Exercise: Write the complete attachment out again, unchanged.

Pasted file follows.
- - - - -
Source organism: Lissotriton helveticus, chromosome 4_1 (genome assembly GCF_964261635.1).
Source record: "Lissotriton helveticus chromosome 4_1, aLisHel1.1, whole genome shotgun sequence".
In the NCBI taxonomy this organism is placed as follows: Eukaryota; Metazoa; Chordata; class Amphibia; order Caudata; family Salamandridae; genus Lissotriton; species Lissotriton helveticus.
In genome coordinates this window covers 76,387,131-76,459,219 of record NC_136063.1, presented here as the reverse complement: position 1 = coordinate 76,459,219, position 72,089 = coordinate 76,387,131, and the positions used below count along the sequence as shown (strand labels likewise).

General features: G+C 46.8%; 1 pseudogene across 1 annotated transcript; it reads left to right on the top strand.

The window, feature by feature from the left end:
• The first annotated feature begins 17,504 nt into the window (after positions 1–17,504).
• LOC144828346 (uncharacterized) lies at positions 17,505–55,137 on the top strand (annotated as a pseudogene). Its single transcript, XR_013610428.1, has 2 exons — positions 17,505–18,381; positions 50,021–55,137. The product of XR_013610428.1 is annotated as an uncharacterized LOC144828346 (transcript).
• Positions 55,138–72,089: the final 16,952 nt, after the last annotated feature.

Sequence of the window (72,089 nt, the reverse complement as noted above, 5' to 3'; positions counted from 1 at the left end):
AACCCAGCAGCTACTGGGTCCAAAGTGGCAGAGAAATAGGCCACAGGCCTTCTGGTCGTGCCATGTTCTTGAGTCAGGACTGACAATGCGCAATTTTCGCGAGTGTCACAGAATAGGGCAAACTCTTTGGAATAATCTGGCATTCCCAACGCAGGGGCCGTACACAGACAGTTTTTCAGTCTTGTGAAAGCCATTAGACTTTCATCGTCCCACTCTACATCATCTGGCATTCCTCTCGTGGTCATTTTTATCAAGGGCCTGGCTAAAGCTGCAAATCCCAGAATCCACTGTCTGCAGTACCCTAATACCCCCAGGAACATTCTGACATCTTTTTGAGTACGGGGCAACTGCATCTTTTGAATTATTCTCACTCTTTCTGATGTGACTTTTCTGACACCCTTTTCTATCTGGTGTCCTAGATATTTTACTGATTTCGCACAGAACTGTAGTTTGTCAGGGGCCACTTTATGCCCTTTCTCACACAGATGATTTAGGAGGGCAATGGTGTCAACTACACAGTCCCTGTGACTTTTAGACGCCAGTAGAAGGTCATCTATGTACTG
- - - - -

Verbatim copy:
Source organism: Lissotriton helveticus, chromosome 4_1 (genome assembly GCF_964261635.1).
Source record: "Lissotriton helveticus chromosome 4_1, aLisHel1.1, whole genome shotgun sequence".
In the NCBI taxonomy this organism is placed as follows: Eukaryota; Metazoa; Chordata; class Amphibia; order Caudata; family Salamandridae; genus Lissotriton; species Lissotriton helveticus.
In genome coordinates this window covers 76,387,131-76,459,219 of record NC_136063.1, presented here as the reverse complement: position 1 = coordinate 76,459,219, position 72,089 = coordinate 76,387,131, and the positions used below count along the sequence as shown (strand labels likewise).

General features: G+C 46.8%; 1 pseudogene across 1 annotated transcript; it reads left to right on the top strand.

The window, feature by feature from the left end:
• The first annotated feature begins 17,504 nt into the window (after positions 1–17,504).
• LOC144828346 (uncharacterized) lies at positions 17,505–55,137 on the top strand (annotated as a pseudogene). Its single transcript, XR_013610428.1, has 2 exons — positions 17,505–18,381; positions 50,021–55,137. The product of XR_013610428.1 is annotated as an uncharacterized LOC144828346 (transcript).
• Positions 55,138–72,089: the final 16,952 nt, after the last annotated feature.

Sequence of the window (72,089 nt, the reverse complement as noted above, 5' to 3'; positions counted from 1 at the left end):
AACCCAGCAGCTACTGGGTCCAAAGTGGCAGAGAAATAGGCCACAGGCCTTCTGGTCGTGCCATGTTCTTGAGTCAGGACTGACAATGCGCAATTTTCGCGAGTGTCACAGAATAGGGCAAACTCTTTGGAATAATCTGGCATTCCCAACGCAGGGGCCGTACACAGACAGTTTTTCAGTCTTGTGAAAGCCATTAGACTTTCATCGTCCCACTCTACATCATCTGGCATTCCTCTCGTGGTCATTTTTATCAAGGGCCTGGCTAAAGCTGCAAATCCCAGAATCCACTGTCTGCAGTACCCTAATACCCCCAGGAACATTCTGACATCTTTTTGAGTACGGGGCAACTGCATCTTTTGAATTATTCTCACTCTTTCTGATGTGACTTTTCTGACACCCTTTTCTATCTGGTGTCCTAGATATTTTACTGATTTCGCACAGAACTGTAGTTTGTCAGGGGCCACTTTATGCCCTTTCTCACACAGATGATTTAGGAGGGCAATGGTGTCAACTACACAGTCCCTGTGACTTTTAGACGCCAGTAGAAGGTCATCTATGTACTG